You’re Not Fooling Anyone When You Take Your Laptop to a Coffee Shop: Scalzi on Writing, John Scalzi

This book is a collection of John Scalzi’s blog posts on the writing life up to about 2006. It’s not a writing guide, per se, nor does Scalzi market it as one. Instead, it’s an insight into what made Scalzi a successful writer by explaining how he built and maintained a career. Your mileage will vary. Some of what worked for Scalzi as he was coming up simply no longer exists: AOL, for instance. To use this book as a life guide, you have to recognize the generalities of his experience, not the specifics.

Note that I said Scalzi’s career as a writer, not as a novelist or even a fiction writer. For at least a couple of decades, he wrote for newspapers, online (AOL), or for corporations, only doing fiction in between those much more lucrative writing assignments. He was also an early blogger who built a sizable following long before he started to publish fiction.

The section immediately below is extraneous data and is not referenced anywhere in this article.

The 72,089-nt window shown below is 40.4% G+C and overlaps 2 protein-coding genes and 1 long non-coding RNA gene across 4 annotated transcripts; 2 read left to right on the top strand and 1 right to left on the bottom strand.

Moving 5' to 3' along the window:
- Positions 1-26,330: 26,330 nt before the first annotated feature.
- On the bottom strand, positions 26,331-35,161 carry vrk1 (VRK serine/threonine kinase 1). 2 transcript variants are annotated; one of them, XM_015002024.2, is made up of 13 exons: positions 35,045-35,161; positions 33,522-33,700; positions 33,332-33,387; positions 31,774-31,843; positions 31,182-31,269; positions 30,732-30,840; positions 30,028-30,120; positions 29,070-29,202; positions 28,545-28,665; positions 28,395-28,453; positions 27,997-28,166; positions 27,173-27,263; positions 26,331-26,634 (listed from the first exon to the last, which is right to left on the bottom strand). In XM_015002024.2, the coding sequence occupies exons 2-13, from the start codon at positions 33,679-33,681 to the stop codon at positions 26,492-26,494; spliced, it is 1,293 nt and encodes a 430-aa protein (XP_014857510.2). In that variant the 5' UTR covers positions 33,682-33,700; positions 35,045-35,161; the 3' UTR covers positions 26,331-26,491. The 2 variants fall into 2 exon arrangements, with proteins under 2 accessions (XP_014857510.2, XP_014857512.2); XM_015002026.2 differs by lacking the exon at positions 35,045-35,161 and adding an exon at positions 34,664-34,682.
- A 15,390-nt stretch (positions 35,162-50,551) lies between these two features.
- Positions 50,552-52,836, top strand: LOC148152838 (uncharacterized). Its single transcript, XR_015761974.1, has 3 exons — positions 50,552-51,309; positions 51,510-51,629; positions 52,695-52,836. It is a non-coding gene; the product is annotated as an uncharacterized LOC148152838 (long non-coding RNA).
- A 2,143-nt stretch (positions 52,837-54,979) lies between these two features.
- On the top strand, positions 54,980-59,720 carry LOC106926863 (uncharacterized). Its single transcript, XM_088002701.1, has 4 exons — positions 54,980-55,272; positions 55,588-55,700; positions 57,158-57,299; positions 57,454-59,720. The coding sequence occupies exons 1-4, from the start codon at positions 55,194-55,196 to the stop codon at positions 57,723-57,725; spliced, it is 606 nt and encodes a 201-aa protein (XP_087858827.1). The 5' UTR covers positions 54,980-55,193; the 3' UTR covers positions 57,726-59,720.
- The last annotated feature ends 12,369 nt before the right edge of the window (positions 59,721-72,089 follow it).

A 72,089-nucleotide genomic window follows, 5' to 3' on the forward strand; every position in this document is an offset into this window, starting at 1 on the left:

As someone who only recently began to earn my salary from writing alone (I have a long-term contract to do just that for a non-profit organization), I understood exactly what Scalzi means when he writes about how the process of writing daily, even nonfiction, helps your fiction process. Since I started this gig, I’ve been more interested in my own writing, writing more for myself in the last couple of years than I had in the ten before it, as well as how having this daily writing job has helped to build confidence in my writing abilities.

I also enjoyed Scalzi’s comment on how he sometimes takes extremely long showers, resolving issues with his writing as the water cascades over his body. Beau there, doing that regularly. It’s amazing how a hot slower can release the imagination.

While I still haven’t read any of Scalzi’s fiction, I do enjoy his blogging and his desire to puncture the mystique around what it takes to be a successful writer. I probably needed this more a few decades ago, but I still enjoyed reading this today.

[Finished 6 July 2018]

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